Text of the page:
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The Positive Side of Shame

Shaming used sparingly

Shaming should be directed where possible benefits are greatest. We all have a limited amount of interest in shaming. It should be used only for the most severe transgressions; otherwise, people will become desensitized, and shaming will lose its effectiveness.

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Shame Affects Our Mental Health
Shame Affects Our Mental Health

Shame is that uncomfortable sensation we feel in our stomach when we realize our irrationality and cannot run away from the judging eye of other people. It usually happens when we ...

Women And Children Feel Shame More Intensely
  • Women and adolescents are quick to feel the negative effects of shame, and dive into low self-esteem and depression at a much faster rate than men.
  • Young people have a stronger ‘pull’ towards any kind of emotion, including shame, which is the reason for them being susceptible to severe depression.
  • The propensity of shame decreases as we grow older, but elders again start to feel ashamed just as a young person, as they get self-conscious of their actions, appearance and bodily decline.
Shame And Guilt
  • Guilt is related to shame but is easier to rectify, as we focus our attention on the other person and apologize, accepting responsibility.
  • Shame is an inward emotion that makes us view our entire self in a bad light, with us getting punished by our conscience.
  • Guilt is actually a positive emotion, showing our empathy and encouraging us to reverse the harm that we may have done.
The positive impact of forgiveness
The positive impact of forgiveness

Forgiving someone can reduce our stress levels, risk of heart disease and mental illness. It can prevent cognitive decline in later life, help you earn more money, and be happier.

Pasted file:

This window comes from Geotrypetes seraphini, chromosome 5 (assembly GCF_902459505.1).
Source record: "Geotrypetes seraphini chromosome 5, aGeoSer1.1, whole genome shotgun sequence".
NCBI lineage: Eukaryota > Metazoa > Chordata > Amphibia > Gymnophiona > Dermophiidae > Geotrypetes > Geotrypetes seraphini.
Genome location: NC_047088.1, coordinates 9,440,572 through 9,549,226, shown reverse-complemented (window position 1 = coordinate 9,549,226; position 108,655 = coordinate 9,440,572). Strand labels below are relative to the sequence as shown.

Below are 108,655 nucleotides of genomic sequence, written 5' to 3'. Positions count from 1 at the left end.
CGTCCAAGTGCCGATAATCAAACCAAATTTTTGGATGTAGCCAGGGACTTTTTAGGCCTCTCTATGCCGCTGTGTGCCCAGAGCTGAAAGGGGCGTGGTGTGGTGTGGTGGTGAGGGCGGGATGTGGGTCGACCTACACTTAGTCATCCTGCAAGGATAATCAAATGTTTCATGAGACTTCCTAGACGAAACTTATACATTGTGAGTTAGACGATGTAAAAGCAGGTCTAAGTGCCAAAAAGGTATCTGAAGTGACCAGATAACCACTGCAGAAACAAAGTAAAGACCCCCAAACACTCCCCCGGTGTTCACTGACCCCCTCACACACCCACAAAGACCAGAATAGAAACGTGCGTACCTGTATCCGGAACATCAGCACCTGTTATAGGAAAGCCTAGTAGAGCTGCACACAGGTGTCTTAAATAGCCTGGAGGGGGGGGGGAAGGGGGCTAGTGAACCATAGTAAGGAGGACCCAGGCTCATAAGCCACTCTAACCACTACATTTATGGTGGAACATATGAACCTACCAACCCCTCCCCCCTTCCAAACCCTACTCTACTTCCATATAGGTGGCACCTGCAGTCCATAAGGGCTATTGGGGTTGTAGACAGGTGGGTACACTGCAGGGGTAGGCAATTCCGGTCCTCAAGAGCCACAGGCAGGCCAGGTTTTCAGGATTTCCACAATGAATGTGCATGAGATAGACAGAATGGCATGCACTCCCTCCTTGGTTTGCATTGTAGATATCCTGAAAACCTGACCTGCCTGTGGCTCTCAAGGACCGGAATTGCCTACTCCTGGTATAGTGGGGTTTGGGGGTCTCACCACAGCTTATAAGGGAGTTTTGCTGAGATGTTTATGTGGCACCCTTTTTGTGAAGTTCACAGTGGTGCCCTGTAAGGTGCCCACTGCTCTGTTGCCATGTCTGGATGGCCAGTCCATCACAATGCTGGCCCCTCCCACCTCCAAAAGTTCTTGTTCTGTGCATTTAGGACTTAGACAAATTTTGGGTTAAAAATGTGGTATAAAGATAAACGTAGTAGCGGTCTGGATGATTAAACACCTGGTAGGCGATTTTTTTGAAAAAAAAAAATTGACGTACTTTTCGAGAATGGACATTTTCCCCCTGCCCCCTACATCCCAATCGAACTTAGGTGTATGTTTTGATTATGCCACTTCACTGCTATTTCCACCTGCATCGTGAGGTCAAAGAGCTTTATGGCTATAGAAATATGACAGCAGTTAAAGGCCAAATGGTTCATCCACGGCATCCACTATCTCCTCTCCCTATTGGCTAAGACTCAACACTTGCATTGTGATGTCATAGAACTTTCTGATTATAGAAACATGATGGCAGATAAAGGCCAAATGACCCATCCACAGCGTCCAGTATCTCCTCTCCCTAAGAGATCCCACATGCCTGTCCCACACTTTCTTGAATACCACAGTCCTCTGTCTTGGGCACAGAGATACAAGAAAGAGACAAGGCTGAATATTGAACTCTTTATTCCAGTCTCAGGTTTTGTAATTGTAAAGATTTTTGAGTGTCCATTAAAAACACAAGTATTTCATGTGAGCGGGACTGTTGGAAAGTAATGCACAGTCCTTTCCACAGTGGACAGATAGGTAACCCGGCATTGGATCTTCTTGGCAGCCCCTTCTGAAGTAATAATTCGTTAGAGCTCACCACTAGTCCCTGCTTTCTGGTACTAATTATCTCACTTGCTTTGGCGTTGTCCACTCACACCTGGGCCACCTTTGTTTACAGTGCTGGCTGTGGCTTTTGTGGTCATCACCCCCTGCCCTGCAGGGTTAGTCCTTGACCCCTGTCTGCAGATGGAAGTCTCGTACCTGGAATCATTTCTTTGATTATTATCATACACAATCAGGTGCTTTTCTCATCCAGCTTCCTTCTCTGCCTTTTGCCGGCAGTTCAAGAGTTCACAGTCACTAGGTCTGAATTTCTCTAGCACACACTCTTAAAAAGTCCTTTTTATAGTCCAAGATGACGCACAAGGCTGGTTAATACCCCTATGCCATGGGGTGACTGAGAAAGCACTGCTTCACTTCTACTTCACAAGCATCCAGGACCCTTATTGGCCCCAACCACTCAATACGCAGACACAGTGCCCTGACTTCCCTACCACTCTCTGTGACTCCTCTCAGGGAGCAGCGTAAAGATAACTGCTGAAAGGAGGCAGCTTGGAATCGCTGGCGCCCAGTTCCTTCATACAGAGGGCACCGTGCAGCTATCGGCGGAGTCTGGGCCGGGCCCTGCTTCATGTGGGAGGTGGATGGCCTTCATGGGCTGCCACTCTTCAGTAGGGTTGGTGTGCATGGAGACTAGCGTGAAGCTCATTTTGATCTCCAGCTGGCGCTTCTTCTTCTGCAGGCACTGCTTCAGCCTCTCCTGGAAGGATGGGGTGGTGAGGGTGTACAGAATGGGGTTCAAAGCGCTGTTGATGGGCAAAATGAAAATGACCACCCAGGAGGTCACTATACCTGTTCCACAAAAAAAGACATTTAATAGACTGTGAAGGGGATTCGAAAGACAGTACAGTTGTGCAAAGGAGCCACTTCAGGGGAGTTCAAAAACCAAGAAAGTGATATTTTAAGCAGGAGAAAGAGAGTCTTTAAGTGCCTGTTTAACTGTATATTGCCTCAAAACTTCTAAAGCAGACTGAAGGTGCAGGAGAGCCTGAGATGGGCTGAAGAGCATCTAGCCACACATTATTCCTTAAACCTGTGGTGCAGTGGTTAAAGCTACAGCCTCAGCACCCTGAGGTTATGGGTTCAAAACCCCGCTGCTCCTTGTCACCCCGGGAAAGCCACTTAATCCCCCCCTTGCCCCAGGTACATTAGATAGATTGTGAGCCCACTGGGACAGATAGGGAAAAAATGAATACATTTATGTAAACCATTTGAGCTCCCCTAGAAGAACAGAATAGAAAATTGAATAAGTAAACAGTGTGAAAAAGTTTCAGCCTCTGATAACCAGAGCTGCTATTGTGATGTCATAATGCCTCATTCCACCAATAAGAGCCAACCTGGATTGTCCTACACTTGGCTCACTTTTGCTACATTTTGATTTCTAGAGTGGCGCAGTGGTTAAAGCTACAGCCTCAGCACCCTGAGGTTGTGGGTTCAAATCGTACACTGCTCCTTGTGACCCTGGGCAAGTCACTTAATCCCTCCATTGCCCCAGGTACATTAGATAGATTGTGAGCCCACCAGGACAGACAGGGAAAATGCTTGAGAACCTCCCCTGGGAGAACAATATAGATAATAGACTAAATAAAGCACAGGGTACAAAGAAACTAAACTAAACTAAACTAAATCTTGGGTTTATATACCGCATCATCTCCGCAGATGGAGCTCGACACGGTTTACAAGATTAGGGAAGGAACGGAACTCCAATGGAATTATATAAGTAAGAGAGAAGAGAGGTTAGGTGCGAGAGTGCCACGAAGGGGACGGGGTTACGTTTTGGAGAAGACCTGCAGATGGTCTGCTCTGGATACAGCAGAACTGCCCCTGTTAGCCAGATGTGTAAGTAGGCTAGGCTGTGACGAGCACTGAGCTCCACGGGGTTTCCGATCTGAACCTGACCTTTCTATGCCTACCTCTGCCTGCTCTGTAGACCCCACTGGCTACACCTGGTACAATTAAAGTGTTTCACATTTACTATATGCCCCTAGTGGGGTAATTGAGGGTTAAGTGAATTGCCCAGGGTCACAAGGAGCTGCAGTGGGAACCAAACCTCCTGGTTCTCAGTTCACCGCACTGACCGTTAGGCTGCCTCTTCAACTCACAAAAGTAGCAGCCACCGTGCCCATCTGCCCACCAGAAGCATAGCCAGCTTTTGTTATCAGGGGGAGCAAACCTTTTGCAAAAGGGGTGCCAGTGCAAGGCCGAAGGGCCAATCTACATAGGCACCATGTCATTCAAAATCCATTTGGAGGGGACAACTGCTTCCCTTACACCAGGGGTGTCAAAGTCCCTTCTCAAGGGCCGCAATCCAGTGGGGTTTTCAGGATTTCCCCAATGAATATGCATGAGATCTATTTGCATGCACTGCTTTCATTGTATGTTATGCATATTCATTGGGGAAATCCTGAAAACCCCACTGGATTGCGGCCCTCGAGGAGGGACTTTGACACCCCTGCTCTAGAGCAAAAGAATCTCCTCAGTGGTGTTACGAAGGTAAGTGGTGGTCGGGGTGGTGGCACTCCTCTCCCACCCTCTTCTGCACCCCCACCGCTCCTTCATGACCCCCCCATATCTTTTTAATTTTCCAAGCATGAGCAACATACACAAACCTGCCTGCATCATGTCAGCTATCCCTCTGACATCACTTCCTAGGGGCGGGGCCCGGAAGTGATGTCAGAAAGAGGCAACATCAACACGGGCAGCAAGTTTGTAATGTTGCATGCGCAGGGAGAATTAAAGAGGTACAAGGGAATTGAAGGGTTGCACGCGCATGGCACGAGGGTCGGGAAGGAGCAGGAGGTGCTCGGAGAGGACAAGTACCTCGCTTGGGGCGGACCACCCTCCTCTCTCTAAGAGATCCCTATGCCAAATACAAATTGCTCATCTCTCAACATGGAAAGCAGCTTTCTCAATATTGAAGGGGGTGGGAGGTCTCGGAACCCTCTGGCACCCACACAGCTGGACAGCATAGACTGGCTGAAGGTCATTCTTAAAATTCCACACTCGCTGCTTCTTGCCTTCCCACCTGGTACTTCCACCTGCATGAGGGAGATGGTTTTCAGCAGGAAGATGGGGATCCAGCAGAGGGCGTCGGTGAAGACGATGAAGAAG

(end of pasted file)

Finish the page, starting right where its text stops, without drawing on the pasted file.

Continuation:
Forgiveness should be culturally appropriate

Individualists use forgiveness to relieve a burden and clear their conscience while collectivists use forgiveness to preserve social harmony, even if the individual still feels resentment towards their transgressor.

Western countries like the US or the UK tend to have more individualistic cultures, meaning personal gain is put before helping the wider group. In collectivistic cultures like Asia and Africa, the group is put first.

Two separate types of forgiveness
  • Decisional forgiveness is colder, cognitive, and analytical. The collectivist is concerned with what is the best thing for everyone else.
  • Emotional forgiveness is offered to satisfy an emotional need and is more common in individualistic people.

The separate types of forgiveness are sometimes used to explain the difference between collectivistic and individualistic approaches.

Our reasons for lying

Where lying is concerned, we just can't seem to help ourselves. 

We lie for two reasons: behavioral conditioning and cognitive evolutionary biology.

Behavioral conditioning

Lying keeps us hooked because we enjoy the reward. The outcomes are unpredictable.
Lying is reinforced every time we get away with it. 

Cognitive evolutionary biology

Lying is a valuable tool in our survival kit. We can spare someone's feelings or build social standing. Lying can keep us out of trouble or even save our lives.

Practicing deception starts as early as six months of age such as fake crying or laughter. But people only start to get good at it after another four years where they learn to let go of the unbelievable lies and settle for what kind of lies work.